In the previous post, types of heat entering a building was discussed, of which solar heat comprises around 80% and the rest is non-solar heat. It becomes very important to control non-solar heat as well even though it contribute to only 20% heat entering a building, especially in buildings where there is 24 x 7 operations and households, so as to bring down the energy consumption during night time. In this post, non-solar heat and how all to control it will be discussed in detail.
Non-solar heat is mainly transferred in three ways- conduction, convection and radiation, and is measured in terms of U-value (W/m2.K).U-value could be defined as the amount of heat in watts per unit of time, transferred through 1 sq.m of glass per 1 degree Kelvin temperature difference between exterior and interior. When there is a difference in temperature across a material, heat gets transferred through the process of conduction, just as what happens when a metal rod gets heated. Glass is considered to be a good conductor of heat, and the coefficient of thermal conductivity of glass is 1.05 W/m2.C.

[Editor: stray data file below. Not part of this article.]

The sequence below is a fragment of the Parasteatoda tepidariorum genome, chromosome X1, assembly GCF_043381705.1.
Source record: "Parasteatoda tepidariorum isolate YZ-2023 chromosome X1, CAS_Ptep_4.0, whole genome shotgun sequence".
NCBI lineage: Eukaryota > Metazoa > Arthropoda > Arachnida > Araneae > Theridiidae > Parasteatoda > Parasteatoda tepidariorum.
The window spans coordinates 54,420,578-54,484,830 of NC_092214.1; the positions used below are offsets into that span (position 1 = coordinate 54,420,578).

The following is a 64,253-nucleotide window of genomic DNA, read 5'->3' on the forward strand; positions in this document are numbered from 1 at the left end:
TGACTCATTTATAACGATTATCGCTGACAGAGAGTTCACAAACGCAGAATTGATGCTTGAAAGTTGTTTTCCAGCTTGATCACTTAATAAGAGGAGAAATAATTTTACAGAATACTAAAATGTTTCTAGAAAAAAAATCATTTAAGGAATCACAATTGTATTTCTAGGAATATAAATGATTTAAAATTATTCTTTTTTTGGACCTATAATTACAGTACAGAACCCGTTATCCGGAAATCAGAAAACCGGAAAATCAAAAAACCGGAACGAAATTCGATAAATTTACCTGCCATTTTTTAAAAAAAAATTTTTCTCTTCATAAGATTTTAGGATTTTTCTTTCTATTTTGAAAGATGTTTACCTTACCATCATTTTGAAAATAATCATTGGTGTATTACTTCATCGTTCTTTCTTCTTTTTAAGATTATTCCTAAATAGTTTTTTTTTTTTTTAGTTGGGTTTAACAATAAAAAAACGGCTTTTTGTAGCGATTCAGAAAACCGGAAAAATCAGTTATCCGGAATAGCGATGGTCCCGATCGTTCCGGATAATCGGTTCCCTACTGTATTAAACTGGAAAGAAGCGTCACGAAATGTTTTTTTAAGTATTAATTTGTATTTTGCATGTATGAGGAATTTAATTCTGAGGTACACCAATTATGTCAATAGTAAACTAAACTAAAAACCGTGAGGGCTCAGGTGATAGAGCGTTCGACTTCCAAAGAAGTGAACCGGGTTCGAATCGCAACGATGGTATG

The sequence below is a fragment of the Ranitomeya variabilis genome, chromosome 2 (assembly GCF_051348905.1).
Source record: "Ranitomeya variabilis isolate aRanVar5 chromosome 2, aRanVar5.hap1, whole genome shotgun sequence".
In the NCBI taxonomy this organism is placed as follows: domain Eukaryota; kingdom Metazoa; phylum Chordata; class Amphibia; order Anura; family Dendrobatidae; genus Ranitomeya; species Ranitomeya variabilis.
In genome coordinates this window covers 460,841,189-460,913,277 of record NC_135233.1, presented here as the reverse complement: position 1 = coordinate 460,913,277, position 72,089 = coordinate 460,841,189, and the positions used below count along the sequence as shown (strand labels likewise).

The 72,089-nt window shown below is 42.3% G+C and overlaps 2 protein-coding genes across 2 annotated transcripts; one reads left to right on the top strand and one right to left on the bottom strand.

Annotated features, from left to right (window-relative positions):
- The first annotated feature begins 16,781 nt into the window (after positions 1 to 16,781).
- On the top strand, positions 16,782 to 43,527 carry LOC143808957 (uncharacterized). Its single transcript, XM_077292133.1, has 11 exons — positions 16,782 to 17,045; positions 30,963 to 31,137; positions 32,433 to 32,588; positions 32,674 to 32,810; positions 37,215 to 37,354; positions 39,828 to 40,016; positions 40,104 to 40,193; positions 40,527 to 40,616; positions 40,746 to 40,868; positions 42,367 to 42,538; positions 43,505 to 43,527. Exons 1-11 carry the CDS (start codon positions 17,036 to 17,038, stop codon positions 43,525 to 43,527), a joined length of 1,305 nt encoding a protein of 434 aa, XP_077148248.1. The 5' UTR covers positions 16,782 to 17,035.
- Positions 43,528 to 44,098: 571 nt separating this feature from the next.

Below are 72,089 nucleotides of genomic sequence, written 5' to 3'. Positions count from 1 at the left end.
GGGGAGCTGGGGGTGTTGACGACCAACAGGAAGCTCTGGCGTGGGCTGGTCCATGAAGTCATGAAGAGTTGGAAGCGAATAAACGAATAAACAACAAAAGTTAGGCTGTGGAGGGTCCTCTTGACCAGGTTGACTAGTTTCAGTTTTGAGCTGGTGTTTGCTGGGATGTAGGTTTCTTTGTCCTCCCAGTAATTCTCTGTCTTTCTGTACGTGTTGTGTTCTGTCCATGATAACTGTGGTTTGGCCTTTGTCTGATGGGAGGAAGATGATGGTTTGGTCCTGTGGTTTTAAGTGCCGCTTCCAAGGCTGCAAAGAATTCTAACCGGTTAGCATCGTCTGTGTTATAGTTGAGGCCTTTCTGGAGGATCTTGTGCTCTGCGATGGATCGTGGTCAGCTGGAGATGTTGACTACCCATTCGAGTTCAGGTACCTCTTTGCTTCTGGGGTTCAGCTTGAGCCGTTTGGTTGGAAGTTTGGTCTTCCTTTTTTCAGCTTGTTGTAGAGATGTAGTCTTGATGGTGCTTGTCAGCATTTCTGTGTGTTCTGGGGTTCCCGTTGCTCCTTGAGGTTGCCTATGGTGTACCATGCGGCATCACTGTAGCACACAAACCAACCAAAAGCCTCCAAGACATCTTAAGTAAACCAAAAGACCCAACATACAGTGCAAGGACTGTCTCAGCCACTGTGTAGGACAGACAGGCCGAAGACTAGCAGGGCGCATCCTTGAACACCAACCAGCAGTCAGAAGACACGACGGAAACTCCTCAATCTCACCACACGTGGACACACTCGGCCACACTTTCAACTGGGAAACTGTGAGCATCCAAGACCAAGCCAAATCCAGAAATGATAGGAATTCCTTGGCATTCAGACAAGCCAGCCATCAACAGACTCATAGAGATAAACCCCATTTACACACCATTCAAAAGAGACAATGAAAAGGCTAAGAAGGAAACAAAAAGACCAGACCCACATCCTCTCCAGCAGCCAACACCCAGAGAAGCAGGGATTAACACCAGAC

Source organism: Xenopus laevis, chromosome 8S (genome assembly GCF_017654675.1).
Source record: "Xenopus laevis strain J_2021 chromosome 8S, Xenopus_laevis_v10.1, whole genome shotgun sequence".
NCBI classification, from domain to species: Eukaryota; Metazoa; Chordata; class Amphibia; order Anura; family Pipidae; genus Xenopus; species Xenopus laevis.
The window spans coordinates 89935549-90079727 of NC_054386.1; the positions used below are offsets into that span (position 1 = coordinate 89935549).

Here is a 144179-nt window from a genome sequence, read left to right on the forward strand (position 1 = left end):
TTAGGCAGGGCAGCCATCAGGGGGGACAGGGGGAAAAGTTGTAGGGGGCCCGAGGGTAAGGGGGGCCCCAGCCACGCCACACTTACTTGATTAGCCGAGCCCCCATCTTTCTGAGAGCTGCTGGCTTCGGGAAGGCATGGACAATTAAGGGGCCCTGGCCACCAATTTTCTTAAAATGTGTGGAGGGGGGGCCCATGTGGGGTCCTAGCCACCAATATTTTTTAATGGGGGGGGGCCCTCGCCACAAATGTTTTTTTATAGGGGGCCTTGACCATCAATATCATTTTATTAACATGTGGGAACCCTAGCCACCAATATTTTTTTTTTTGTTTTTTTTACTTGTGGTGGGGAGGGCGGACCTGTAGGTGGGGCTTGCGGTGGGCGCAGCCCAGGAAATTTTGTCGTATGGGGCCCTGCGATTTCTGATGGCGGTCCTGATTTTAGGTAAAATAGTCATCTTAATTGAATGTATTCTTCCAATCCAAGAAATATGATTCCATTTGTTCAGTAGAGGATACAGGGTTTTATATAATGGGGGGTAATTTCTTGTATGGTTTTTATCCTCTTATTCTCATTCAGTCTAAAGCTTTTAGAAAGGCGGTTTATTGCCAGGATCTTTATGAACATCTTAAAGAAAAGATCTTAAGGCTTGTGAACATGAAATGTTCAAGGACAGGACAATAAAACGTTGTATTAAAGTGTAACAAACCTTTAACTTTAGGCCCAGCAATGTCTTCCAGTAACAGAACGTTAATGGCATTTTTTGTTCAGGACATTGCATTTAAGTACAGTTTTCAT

When hot air molecules collides with glass, glass gets heated up and results in heat transfer through conduction, also when the cold air molecules inside collides with heated glass, again a heat transfer happens. This heat transfer through air molecules is called convection.
The most important and the larger part amongst non-solar heat transfer happens through radiation. Short Wave Infra Red radiations from the sun gets absorbed by various objects and these objects get heated up to 80 degrees. The objects then re-emit Long Wave Infra Red radiation, which amounts to 70% of heating caused by non-solar heat transfer.
To control non-solar heat transfer through conduction, the best and easiest solution is to use a thicker glass. A 12 mm clear glass has a U-value of 5.5 W/m2.K, whereas a 6 mm clear glass has a U-value of 5.7 W/m2.K.
So as to control the non-solar heat control caused by convection, the ideal solution would be to use an Insulated Glass Unit / Double Glazed Unit (IGU/DGU). Larger the air gap in the IGU, lesser would be the U-value. A further reduction in the heat transfer caused by convection could be achieved by using inert gases inside the IGU (Argon and Kripton).
The best solution to control non-solar heat caused by Long Wave Infra Red radiation is to use a low-e coated or thermal insulating glass. The thermal insulating properties of such glasses block Long Wave Infra Red radiation.
Non-solar heat control is secondary, as it is most important to decide on the required light transmission and then go for maximum solar heat protection. A very low U-value glass configuration might also result in a heat trap inside the building, so it is ideal to go for a moderate U-value, especially in hot and humid climatic conditions.